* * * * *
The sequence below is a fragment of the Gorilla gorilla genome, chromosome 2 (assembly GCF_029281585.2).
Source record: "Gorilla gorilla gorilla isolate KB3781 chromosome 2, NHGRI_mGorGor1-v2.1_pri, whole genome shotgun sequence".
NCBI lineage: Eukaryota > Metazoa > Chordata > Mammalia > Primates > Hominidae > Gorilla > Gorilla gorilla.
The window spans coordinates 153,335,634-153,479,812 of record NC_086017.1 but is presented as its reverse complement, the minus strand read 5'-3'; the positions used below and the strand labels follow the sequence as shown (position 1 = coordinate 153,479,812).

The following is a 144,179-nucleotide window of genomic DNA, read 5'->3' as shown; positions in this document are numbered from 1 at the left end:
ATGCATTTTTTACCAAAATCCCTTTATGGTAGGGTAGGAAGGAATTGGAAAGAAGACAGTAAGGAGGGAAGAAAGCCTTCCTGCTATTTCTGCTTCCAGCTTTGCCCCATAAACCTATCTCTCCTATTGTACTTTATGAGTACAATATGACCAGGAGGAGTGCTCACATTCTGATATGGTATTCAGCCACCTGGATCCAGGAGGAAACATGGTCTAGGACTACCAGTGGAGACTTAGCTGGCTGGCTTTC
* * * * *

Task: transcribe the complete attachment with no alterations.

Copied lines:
The sequence below is a fragment of the Gorilla gorilla genome, chromosome 2 (assembly GCF_029281585.2).
Source record: "Gorilla gorilla gorilla isolate KB3781 chromosome 2, NHGRI_mGorGor1-v2.1_pri, whole genome shotgun sequence".
NCBI lineage: Eukaryota > Metazoa > Chordata > Mammalia > Primates > Hominidae > Gorilla > Gorilla gorilla.
The window spans coordinates 153,335,634-153,479,812 of record NC_086017.1 but is presented as its reverse complement, the minus strand read 5'-3'; the positions used below and the strand labels follow the sequence as shown (position 1 = coordinate 153,479,812).

The following is a 144,179-nucleotide window of genomic DNA, read 5'->3' as shown; positions in this document are numbered from 1 at the left end:
ATGCATTTTTTACCAAAATCCCTTTATGGTAGGGTAGGAAGGAATTGGAAAGAAGACAGTAAGGAGGGAAGAAAGCCTTCCTGCTATTTCTGCTTCCAGCTTTGCCCCATAAACCTATCTCTCCTATTGTACTTTATGAGTACAATATGACCAGGAGGAGTGCTCACATTCTGATATGGTATTCAGCCACCTGGATCCAGGAGGAAACATGGTCTAGGACTACCAGTGGAGACTTAGCTGGCTGGCTTTC